Will CSA take its first significant hit standing up?

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Updated Jul 30, 2012

Dsc 0163 800x536Talk about timing. Two days following a House Small Business Committee hearing into whether or not the Compliance, Safety, Accountability program was driving small business truckers off the road last Wednesday — which I wrote about here, detailing one particularly contentious moment relative to EOBRs and sharing the full hearing video — the Owner-Operator Independent Drivers Association announced details of a lawsuit that aims its arrows directly into the heart of CSA and the related Pre-Employment Screening Program.

Owner-operator reactions to the suit, which asks FMCSA to remove a broad range of driver-related violation data due to lack of due process and an inadequate dispute resolution regime, were immediate. “Sure glad to hear this,” wrote Overdrive reader Tim Mizell on our Facebook page. “Thank God.”

“Whatever information they are able to obtain about us, we should be able to obtain about them,” wrote James Jacob, taking things a step further.

The kinds of problems OOIDA’s suit tracks in are well-known, and we’ve covered them time and again here: Working in the DataQs system FMCSA has set up for correcting information in the Motor Carrier Management and Information System that underpins CSA and PSP is difficult for drivers, to say the least — often, when a dispute is filed in the system, the violation simply goes back for review to the jurisdiction that issued it, often right to the officer that wrote it, allowing said officer de facto judge and jury powers as regards the MCMIS.

Chuck Guintard noted in responding to news of the suit that he’d experienced this dynamic firsthand: A “judge says you’re not guilty but the trooper says you are, so it stays [in MCMIS]. It goes against our constitution, I believe.”

OOIDA’s suit names three plaintiffs who all have been through similar processes, having challenged citations in court and then, when with OOIDA’s assistance they attempted to have the citations removed from the federal database, were met with resistance in the DataQs process. Releasing inaccurate information to prospective employers, as FMCSA does via the PSP program, OOIDA alleges, violates both the Fair Credit Reporting Act and the Privacy Act. The suit asks regulators to remove the following information from the MCMIS database:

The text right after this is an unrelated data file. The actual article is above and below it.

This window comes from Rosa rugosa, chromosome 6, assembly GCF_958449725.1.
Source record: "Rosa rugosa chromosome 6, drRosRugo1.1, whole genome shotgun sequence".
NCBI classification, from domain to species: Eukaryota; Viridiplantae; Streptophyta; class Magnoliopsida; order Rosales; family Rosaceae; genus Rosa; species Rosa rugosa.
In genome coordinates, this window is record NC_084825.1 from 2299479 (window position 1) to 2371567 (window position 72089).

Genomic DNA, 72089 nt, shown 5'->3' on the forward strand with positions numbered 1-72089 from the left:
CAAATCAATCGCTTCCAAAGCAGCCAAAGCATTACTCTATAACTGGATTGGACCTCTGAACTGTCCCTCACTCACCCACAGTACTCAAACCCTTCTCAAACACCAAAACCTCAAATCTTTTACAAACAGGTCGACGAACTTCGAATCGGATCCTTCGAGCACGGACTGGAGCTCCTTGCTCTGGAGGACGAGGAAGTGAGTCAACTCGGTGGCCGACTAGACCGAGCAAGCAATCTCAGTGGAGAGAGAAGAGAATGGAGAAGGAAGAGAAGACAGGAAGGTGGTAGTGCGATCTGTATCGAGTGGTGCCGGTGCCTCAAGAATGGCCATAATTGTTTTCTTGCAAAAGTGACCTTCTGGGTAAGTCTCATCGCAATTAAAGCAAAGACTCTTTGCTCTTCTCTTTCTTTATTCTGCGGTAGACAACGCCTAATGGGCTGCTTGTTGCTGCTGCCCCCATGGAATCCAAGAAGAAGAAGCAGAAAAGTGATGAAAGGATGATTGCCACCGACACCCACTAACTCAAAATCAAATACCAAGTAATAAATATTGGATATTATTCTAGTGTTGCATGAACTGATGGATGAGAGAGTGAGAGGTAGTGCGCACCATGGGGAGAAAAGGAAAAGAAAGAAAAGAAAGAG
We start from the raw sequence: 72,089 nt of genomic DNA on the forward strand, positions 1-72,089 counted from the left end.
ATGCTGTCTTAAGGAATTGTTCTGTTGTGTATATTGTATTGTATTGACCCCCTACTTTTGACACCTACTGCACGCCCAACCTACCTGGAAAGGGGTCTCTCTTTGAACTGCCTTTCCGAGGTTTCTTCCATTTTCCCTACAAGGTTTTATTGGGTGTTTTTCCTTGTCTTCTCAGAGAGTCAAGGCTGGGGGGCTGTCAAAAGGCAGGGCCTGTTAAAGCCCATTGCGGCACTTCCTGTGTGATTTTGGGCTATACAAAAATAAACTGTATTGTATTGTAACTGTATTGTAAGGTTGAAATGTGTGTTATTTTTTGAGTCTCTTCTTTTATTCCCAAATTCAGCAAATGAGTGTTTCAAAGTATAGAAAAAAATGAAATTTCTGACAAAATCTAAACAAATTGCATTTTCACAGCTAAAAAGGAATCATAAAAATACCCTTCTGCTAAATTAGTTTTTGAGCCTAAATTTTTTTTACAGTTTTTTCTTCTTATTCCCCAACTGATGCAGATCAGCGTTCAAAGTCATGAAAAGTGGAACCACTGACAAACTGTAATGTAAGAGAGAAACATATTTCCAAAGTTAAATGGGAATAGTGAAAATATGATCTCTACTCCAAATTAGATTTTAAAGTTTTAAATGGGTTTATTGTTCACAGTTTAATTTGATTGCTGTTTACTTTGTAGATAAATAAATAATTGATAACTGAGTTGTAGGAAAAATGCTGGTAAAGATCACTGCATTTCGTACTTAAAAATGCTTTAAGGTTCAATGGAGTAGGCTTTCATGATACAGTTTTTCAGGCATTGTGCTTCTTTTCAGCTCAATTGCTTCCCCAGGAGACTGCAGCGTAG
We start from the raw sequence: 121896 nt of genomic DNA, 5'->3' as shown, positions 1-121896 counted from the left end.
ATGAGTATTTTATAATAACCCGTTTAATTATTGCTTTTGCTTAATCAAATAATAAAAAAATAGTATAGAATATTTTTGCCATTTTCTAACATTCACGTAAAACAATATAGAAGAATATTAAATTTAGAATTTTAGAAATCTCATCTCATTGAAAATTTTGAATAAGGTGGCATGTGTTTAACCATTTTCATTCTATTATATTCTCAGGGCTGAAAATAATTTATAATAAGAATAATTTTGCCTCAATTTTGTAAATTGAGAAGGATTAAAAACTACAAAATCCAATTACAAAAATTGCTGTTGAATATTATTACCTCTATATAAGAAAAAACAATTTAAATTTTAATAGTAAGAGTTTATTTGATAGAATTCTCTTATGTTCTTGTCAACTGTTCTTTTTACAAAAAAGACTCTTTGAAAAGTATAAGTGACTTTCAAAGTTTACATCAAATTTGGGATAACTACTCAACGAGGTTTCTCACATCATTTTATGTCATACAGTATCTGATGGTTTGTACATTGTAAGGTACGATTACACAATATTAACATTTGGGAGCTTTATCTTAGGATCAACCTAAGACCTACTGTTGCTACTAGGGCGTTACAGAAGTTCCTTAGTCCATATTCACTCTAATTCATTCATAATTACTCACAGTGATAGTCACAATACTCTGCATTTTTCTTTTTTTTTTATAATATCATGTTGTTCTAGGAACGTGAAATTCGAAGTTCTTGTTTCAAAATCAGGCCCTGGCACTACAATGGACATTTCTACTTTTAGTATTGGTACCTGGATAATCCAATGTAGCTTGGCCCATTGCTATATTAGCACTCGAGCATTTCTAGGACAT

• Identifying alleged violations when there has been no judicial determination of drivers’ guilt under state law.
  • Involving alleged violations where a court has dismissed the case or found the driver not guilty.
  • Inspection reports other than commercial motor vehicle accident reports concerning safety violations where the DOT Secretary has not determined the violation constitutes a “serious driver-related violation” under federal code.
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Doing so would be a big hit to the CSA program’s supposed “robustness,” given that it is based on violation data collected at roadside, thus not taking into account judicidal review. FMCSA continues to refine the system, but problems with these procedures continue, and elemental unfairness in some instances is still the rule of the day.

Anyone have any success using DataQs directly? These problems? Tell us about it in the comments here.

Here’s a link to the full text of OOIDA’s complaint, filed last week in U.S. District Court in D.C.